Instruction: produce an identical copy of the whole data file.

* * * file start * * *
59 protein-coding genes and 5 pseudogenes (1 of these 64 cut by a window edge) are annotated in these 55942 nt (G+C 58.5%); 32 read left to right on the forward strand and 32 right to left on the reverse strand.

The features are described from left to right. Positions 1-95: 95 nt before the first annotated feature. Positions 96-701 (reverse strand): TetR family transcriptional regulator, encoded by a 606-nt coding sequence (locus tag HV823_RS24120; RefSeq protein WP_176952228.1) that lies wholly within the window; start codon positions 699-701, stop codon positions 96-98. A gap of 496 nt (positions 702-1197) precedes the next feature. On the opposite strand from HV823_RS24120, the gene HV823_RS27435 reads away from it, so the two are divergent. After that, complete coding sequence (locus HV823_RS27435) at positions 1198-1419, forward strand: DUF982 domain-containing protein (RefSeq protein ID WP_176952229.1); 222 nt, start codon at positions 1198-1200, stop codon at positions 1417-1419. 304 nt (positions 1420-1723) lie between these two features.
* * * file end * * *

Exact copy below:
59 protein-coding genes and 5 pseudogenes (1 of these 64 cut by a window edge) are annotated in these 55942 nt (G+C 58.5%); 32 read left to right on the forward strand and 32 right to left on the reverse strand.

The features are described from left to right. Positions 1-95: 95 nt before the first annotated feature. Positions 96-701 (reverse strand): TetR family transcriptional regulator, encoded by a 606-nt coding sequence (locus tag HV823_RS24120; RefSeq protein WP_176952228.1) that lies wholly within the window; start codon positions 699-701, stop codon positions 96-98. A gap of 496 nt (positions 702-1197) precedes the next feature. On the opposite strand from HV823_RS24120, the gene HV823_RS27435 reads away from it, so the two are divergent. After that, complete coding sequence (locus HV823_RS27435) at positions 1198-1419, forward strand: DUF982 domain-containing protein (RefSeq protein ID WP_176952229.1); 222 nt, start codon at positions 1198-1200, stop codon at positions 1417-1419. 304 nt (positions 1420-1723) lie between these two features.